California Gov. Gavin Newsom scolded two rural counties Tuesday for allowing some businesses to reopen in defiance of his statewide coronavirus restrictions, calling it a “big mistake” and saying they are “putting their public at risk.”
Restaurants, hair salons and many other businesses opened Monday in Yuba and Sutter counties, about 40 miles (64 kilometers) north of Sacramento. A revised public health order in the counties allows businesses to reopen but requires them to enforce physical distancing and other restrictions. The Yuba Sutter Mall plans to reopen Wednesday.
The two counties together have had 44 confirmed coronavirus cases out of a combined population of just over 175,000 people, and no one is now hospitalized there with the virus, according to state data.
“They are putting our progress at risk,” Newsom said. “We believe in ‘ready, aim fire,’ not ‘ready, fire, aim.’”
Sutter County Supervisor Mike Ziegenmeyer said he was “irritated” by Newsom’s comments, saying the two counties were following the directives of their shared public health officer. He said he will urge county officials to keep allowing businesses to open in defiance of Newsom’s order.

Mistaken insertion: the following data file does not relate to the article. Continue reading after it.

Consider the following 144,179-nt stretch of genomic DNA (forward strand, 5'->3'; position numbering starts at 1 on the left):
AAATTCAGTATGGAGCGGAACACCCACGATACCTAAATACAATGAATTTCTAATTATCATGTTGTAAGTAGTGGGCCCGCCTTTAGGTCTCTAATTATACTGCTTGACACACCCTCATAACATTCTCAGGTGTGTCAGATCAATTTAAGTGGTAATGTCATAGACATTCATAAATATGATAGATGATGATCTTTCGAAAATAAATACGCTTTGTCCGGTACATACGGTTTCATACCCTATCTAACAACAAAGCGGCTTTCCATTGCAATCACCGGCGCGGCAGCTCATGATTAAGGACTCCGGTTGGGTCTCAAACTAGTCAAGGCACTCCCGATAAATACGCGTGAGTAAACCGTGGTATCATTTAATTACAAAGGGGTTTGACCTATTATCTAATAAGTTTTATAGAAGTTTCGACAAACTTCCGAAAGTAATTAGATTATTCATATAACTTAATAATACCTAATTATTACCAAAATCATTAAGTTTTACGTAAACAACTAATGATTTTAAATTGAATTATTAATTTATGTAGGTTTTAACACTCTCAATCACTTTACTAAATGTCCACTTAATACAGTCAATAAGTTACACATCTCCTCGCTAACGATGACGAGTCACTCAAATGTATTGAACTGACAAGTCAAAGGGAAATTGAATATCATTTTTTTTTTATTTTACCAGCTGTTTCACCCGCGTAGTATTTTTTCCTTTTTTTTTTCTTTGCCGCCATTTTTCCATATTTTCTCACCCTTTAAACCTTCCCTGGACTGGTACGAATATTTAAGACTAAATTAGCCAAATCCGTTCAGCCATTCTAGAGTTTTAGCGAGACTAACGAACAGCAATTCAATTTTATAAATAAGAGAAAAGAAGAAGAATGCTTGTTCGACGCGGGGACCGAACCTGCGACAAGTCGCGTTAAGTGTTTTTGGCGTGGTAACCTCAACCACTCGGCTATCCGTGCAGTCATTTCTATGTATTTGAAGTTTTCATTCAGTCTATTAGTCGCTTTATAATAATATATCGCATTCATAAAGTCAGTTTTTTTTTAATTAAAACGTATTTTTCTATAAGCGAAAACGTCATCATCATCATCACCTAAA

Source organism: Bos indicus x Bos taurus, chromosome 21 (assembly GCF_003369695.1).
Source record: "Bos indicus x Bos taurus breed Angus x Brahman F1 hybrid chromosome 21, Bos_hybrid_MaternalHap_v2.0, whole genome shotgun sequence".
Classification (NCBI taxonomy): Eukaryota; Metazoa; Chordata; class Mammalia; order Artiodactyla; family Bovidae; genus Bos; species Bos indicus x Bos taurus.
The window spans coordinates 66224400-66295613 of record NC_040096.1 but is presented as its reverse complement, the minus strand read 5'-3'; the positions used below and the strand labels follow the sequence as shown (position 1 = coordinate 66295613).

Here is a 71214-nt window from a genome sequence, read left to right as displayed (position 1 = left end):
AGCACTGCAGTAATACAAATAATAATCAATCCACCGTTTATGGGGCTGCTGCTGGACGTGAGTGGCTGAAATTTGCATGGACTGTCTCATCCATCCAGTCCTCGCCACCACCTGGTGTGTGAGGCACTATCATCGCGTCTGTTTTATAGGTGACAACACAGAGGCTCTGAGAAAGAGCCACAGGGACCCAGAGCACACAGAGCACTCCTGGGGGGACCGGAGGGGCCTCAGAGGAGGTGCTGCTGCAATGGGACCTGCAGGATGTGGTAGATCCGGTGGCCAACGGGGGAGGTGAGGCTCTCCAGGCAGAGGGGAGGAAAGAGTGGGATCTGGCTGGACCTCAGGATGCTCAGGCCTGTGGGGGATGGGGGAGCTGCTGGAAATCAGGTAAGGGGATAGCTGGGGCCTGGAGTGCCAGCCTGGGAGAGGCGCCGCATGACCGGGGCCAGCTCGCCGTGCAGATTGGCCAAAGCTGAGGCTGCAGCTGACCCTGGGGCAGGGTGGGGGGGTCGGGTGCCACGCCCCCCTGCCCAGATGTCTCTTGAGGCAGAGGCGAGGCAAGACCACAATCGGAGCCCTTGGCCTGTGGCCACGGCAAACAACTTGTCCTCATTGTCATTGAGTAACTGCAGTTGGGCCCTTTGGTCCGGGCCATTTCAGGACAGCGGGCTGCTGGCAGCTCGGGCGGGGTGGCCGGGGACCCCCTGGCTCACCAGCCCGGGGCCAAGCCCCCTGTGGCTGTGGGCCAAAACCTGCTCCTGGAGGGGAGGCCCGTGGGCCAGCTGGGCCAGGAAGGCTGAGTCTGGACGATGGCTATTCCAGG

“I took my family out to dinner last night and couldn’t have felt safer,” he said.
Newsom plans to modify his statewide stay-at-home order this week, with plans to let some retail stores offer curbside pickup. But the plan does not allow for in-person dining and hair salons to reopen.
The statewide restrictions have been in place since March 19, forcing schools and nonessential businesses to close. Since then, millions of people have filed for unemployment benefits — so many that California has had to borrow money from the federal government to keep making payments.
California has more than 56,700 confirmed coronavirus cases and nearly 2,300 deaths. However, the number of infections is thought to be far higher because many people have not been tested. Studies suggest people can be infected with the virus without feeling sick.
For most people, the virus causes mild or moderate symptoms, such as fever and cough that clear up in two to three weeks. For some, especially older adults and people with existing health problems, it can cause more severe illness and death.